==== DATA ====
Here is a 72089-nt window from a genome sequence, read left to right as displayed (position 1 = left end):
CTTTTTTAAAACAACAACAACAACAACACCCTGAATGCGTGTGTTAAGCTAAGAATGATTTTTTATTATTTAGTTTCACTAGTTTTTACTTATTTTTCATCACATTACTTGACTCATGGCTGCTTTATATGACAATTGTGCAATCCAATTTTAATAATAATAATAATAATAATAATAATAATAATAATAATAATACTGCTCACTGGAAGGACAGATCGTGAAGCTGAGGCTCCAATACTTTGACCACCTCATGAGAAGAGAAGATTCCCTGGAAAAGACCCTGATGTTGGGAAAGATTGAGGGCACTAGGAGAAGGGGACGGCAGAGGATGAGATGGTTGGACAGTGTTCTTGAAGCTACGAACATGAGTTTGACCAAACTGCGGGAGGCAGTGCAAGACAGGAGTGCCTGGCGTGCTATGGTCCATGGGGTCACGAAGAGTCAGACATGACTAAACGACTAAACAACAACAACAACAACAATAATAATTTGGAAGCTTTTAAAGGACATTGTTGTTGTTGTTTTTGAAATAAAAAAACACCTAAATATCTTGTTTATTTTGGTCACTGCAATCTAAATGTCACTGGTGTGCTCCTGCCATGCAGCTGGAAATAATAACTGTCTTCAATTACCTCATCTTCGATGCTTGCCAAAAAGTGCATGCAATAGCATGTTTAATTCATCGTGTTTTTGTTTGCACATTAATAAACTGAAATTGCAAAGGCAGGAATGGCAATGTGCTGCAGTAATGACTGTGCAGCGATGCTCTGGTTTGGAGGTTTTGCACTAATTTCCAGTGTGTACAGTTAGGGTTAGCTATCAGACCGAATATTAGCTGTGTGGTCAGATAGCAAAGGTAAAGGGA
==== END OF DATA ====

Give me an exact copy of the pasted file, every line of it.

Here is a 72089-nt window from a genome sequence, read left to right as displayed (position 1 = left end):
CTTTTTTAAAACAACAACAACAACAACACCCTGAATGCGTGTGTTAAGCTAAGAATGATTTTTTATTATTTAGTTTCACTAGTTTTTACTTATTTTTCATCACATTACTTGACTCATGGCTGCTTTATATGACAATTGTGCAATCCAATTTTAATAATAATAATAATAATAATAATAATAATAATAATAATAATACTGCTCACTGGAAGGACAGATCGTGAAGCTGAGGCTCCAATACTTTGACCACCTCATGAGAAGAGAAGATTCCCTGGAAAAGACCCTGATGTTGGGAAAGATTGAGGGCACTAGGAGAAGGGGACGGCAGAGGATGAGATGGTTGGACAGTGTTCTTGAAGCTACGAACATGAGTTTGACCAAACTGCGGGAGGCAGTGCAAGACAGGAGTGCCTGGCGTGCTATGGTCCATGGGGTCACGAAGAGTCAGACATGACTAAACGACTAAACAACAACAACAACAACAATAATAATTTGGAAGCTTTTAAAGGACATTGTTGTTGTTGTTTTTGAAATAAAAAAACACCTAAATATCTTGTTTATTTTGGTCACTGCAATCTAAATGTCACTGGTGTGCTCCTGCCATGCAGCTGGAAATAATAACTGTCTTCAATTACCTCATCTTCGATGCTTGCCAAAAAGTGCATGCAATAGCATGTTTAATTCATCGTGTTTTTGTTTGCACATTAATAAACTGAAATTGCAAAGGCAGGAATGGCAATGTGCTGCAGTAATGACTGTGCAGCGATGCTCTGGTTTGGAGGTTTTGCACTAATTTCCAGTGTGTACAGTTAGGGTTAGCTATCAGACCGAATATTAGCTGTGTGGTCAGATAGCAAAGGTAAAGGGA